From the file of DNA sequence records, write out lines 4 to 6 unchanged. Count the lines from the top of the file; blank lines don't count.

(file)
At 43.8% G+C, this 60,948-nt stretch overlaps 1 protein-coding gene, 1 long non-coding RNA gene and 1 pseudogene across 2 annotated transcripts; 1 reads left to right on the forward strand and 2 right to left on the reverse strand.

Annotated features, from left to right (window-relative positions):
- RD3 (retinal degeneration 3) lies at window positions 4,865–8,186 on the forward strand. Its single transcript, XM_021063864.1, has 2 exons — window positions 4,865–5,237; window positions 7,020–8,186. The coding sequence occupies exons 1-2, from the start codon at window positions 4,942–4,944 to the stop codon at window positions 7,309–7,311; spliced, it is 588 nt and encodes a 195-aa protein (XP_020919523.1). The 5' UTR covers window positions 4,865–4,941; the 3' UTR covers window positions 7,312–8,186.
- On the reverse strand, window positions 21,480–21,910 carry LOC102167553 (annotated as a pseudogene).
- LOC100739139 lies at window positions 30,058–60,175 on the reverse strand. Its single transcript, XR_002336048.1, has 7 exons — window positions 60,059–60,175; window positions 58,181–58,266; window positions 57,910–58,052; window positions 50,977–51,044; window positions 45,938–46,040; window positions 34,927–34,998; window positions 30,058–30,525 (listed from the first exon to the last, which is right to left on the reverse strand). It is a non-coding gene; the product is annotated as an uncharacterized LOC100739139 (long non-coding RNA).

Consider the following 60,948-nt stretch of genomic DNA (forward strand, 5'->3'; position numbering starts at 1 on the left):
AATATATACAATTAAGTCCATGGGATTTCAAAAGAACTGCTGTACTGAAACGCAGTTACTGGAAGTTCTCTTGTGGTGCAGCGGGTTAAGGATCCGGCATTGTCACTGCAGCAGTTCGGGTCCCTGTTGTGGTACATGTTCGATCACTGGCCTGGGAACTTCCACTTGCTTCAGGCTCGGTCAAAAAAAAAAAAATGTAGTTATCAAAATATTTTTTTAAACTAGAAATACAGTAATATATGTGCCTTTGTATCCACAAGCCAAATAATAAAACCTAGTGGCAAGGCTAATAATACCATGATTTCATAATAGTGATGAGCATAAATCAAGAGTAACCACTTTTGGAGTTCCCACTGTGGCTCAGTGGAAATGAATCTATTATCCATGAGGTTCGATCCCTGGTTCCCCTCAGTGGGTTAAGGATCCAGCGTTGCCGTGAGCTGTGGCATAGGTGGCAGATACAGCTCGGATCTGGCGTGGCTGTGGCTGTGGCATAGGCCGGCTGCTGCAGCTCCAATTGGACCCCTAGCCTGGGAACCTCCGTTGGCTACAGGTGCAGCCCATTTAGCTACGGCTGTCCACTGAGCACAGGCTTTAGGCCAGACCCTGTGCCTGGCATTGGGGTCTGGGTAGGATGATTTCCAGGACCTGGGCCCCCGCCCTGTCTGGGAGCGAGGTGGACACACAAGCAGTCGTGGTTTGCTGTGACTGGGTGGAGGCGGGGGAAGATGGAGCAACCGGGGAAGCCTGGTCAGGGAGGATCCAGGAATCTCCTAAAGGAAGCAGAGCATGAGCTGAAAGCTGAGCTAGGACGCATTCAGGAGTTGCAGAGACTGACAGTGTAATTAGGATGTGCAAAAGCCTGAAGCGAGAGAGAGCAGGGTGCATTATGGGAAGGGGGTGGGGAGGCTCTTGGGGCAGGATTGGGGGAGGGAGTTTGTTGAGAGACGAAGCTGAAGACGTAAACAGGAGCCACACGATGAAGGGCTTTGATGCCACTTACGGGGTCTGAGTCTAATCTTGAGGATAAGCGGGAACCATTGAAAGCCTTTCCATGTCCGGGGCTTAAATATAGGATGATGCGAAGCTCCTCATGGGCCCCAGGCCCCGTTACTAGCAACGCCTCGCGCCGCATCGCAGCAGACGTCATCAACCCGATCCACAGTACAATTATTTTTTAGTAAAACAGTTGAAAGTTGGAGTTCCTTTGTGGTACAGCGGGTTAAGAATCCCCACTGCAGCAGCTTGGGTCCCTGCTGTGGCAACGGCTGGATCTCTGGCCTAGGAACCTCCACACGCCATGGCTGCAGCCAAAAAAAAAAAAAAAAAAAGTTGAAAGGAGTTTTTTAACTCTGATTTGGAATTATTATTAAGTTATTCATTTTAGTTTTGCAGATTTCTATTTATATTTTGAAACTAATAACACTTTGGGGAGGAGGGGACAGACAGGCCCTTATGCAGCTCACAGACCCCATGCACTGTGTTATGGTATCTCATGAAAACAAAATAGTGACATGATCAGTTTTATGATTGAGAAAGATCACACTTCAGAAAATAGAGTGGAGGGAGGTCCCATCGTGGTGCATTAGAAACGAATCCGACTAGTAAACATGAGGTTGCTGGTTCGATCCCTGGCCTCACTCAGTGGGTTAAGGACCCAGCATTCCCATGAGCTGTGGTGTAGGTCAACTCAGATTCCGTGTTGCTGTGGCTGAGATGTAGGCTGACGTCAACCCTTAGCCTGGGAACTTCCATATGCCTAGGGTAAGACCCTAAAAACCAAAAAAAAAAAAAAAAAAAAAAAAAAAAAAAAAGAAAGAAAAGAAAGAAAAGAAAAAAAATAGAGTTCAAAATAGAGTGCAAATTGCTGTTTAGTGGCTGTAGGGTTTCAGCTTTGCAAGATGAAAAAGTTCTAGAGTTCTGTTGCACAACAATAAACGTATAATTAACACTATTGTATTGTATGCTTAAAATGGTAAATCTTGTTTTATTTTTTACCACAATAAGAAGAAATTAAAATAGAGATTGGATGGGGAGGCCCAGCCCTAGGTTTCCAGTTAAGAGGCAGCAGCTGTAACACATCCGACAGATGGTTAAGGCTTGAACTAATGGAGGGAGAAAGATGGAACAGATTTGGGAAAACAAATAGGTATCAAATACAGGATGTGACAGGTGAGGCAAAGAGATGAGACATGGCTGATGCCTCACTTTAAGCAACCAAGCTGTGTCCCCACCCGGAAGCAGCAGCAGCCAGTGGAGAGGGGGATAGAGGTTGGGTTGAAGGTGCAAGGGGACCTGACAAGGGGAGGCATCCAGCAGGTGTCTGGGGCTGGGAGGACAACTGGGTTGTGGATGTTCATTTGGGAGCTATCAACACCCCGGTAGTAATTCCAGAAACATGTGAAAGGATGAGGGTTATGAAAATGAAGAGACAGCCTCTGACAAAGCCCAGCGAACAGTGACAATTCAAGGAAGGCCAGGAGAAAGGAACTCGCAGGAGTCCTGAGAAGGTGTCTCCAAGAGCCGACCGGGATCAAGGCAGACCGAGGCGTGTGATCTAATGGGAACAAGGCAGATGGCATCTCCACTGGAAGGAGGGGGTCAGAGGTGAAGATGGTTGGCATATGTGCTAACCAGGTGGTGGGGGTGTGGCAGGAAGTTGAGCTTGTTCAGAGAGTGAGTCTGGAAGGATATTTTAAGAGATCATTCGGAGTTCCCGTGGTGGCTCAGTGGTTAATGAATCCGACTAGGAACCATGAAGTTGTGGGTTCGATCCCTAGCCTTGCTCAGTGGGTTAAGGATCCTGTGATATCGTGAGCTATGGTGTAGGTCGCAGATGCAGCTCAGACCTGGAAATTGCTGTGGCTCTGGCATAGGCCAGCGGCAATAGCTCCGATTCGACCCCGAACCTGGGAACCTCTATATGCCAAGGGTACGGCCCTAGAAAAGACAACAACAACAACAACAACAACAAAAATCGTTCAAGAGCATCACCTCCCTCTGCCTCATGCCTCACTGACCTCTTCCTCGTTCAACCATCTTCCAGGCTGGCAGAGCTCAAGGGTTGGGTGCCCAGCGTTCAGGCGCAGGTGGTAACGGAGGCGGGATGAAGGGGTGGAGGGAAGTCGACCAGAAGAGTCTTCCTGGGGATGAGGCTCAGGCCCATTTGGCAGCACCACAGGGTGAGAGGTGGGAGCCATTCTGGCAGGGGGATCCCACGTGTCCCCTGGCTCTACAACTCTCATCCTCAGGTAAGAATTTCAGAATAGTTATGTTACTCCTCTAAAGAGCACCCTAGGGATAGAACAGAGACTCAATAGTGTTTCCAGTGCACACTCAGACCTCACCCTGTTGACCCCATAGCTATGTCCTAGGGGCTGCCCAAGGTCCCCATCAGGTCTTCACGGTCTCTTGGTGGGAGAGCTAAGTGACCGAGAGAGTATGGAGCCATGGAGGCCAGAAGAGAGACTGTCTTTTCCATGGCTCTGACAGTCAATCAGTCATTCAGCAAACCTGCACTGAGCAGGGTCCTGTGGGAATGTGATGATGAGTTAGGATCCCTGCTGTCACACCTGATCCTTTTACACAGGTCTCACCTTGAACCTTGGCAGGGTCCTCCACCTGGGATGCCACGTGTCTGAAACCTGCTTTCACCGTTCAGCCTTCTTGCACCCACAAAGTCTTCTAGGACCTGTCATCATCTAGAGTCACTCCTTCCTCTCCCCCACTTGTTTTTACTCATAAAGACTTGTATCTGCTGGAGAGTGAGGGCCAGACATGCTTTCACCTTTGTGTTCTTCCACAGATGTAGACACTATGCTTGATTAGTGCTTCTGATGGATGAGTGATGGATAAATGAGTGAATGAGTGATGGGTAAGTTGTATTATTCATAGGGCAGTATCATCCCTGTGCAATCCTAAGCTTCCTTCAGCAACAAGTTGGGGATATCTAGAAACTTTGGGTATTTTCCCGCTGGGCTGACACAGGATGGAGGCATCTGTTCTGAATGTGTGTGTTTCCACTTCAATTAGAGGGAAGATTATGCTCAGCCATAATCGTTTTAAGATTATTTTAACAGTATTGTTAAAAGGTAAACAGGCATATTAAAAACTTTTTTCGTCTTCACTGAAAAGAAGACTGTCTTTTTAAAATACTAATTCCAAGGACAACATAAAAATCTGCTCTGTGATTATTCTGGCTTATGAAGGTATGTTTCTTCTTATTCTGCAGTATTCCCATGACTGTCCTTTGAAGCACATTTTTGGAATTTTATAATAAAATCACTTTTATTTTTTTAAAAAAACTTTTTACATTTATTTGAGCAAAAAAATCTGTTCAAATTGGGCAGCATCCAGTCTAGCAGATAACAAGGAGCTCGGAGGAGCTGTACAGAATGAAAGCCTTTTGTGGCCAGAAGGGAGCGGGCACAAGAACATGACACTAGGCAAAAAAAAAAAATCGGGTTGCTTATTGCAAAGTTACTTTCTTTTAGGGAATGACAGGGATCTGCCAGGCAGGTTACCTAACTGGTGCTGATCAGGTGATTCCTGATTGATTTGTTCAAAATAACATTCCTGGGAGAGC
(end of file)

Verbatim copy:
- On the reverse strand, window positions 21,480–21,910 carry LOC102167553 (annotated as a pseudogene).
- LOC100739139 lies at window positions 30,058–60,175 on the reverse strand. Its single transcript, XR_002336048.1, has 7 exons — window positions 60,059–60,175; window positions 58,181–58,266; window positions 57,910–58,052; window positions 50,977–51,044; window positions 45,938–46,040; window positions 34,927–34,998; window positions 30,058–30,525 (listed from the first exon to the last, which is right to left on the reverse strand). It is a non-coding gene; the product is annotated as an uncharacterized LOC100739139 (long non-coding RNA).

Consider the following 60,948-nt stretch of genomic DNA (forward strand, 5'->3'; position numbering starts at 1 on the left):